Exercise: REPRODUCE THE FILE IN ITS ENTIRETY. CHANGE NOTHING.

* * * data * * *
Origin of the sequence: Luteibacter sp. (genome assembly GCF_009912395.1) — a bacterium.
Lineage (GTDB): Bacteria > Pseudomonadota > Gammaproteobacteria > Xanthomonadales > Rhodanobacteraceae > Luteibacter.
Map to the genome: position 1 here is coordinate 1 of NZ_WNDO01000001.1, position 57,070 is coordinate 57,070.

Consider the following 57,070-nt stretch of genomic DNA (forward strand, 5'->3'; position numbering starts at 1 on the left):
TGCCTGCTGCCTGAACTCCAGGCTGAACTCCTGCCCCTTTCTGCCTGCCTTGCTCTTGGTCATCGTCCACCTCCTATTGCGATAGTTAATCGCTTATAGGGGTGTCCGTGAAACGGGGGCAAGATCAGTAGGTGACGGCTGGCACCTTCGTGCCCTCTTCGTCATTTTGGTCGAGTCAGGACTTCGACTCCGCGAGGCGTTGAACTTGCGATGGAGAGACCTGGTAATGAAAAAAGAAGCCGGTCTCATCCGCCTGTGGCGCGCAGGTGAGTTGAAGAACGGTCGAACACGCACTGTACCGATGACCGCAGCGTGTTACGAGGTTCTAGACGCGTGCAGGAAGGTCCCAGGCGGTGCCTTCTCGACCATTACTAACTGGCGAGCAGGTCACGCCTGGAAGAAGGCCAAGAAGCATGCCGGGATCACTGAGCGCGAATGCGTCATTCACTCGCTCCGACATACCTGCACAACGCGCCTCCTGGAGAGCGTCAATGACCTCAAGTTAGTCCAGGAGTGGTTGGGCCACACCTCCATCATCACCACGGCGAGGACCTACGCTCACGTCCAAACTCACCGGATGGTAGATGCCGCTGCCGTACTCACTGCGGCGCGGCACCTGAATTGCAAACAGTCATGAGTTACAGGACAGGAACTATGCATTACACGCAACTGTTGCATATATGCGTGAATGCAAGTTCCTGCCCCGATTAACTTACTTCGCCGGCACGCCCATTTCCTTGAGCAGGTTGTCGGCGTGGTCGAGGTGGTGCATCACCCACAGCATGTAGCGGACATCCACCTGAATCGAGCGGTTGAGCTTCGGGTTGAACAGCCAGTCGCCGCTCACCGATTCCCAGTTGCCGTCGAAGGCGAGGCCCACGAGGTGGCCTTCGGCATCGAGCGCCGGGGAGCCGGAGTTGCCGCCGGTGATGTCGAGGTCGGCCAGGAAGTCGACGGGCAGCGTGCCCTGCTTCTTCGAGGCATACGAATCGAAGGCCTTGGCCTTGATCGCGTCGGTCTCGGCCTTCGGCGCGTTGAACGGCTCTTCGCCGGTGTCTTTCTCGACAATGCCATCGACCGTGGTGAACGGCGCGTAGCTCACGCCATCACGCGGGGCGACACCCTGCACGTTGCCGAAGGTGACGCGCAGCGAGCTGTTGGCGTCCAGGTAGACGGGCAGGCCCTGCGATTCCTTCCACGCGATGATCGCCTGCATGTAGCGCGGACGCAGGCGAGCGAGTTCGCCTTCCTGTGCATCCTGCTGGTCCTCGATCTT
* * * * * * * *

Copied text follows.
Origin of the sequence: Luteibacter sp. (genome assembly GCF_009912395.1) — a bacterium.
Lineage (GTDB): Bacteria > Pseudomonadota > Gammaproteobacteria > Xanthomonadales > Rhodanobacteraceae > Luteibacter.
Map to the genome: position 1 here is coordinate 1 of NZ_WNDO01000001.1, position 57,070 is coordinate 57,070.

Consider the following 57,070-nt stretch of genomic DNA (forward strand, 5'->3'; position numbering starts at 1 on the left):
TGCCTGCTGCCTGAACTCCAGGCTGAACTCCTGCCCCTTTCTGCCTGCCTTGCTCTTGGTCATCGTCCACCTCCTATTGCGATAGTTAATCGCTTATAGGGGTGTCCGTGAAACGGGGGCAAGATCAGTAGGTGACGGCTGGCACCTTCGTGCCCTCTTCGTCATTTTGGTCGAGTCAGGACTTCGACTCCGCGAGGCGTTGAACTTGCGATGGAGAGACCTGGTAATGAAAAAAGAAGCCGGTCTCATCCGCCTGTGGCGCGCAGGTGAGTTGAAGAACGGTCGAACACGCACTGTACCGATGACCGCAGCGTGTTACGAGGTTCTAGACGCGTGCAGGAAGGTCCCAGGCGGTGCCTTCTCGACCATTACTAACTGGCGAGCAGGTCACGCCTGGAAGAAGGCCAAGAAGCATGCCGGGATCACTGAGCGCGAATGCGTCATTCACTCGCTCCGACATACCTGCACAACGCGCCTCCTGGAGAGCGTCAATGACCTCAAGTTAGTCCAGGAGTGGTTGGGCCACACCTCCATCATCACCACGGCGAGGACCTACGCTCACGTCCAAACTCACCGGATGGTAGATGCCGCTGCCGTACTCACTGCGGCGCGGCACCTGAATTGCAAACAGTCATGAGTTACAGGACAGGAACTATGCATTACACGCAACTGTTGCATATATGCGTGAATGCAAGTTCCTGCCCCGATTAACTTACTTCGCCGGCACGCCCATTTCCTTGAGCAGGTTGTCGGCGTGGTCGAGGTGGTGCATCACCCACAGCATGTAGCGGACATCCACCTGAATCGAGCGGTTGAGCTTCGGGTTGAACAGCCAGTCGCCGCTCACCGATTCCCAGTTGCCGTCGAAGGCGAGGCCCACGAGGTGGCCTTCGGCATCGAGCGCCGGGGAGCCGGAGTTGCCGCCGGTGATGTCGAGGTCGGCCAGGAAGTCGACGGGCAGCGTGCCCTGCTTCTTCGAGGCATACGAATCGAAGGCCTTGGCCTTGATCGCGTCGGTCTCGGCCTTCGGCGCGTTGAACGGCTCTTCGCCGGTGTCTTTCTCGACAATGCCATCGACCGTGGTGAACGGCGCGTAGCTCACGCCATCACGCGGGGCGACACCCTGCACGTTGCCGAAGGTGACGCGCAGCGAGCTGTTGGCGTCCAGGTAGACGGGCAGGCCCTGCGATTCCTTCCACGCGATGATCGCCTGCATGTAGCGCGGACGCAGGCGAGCGAGTTCGCCTTCCTGTGCATCCTGCTGGTCCTCGATCTT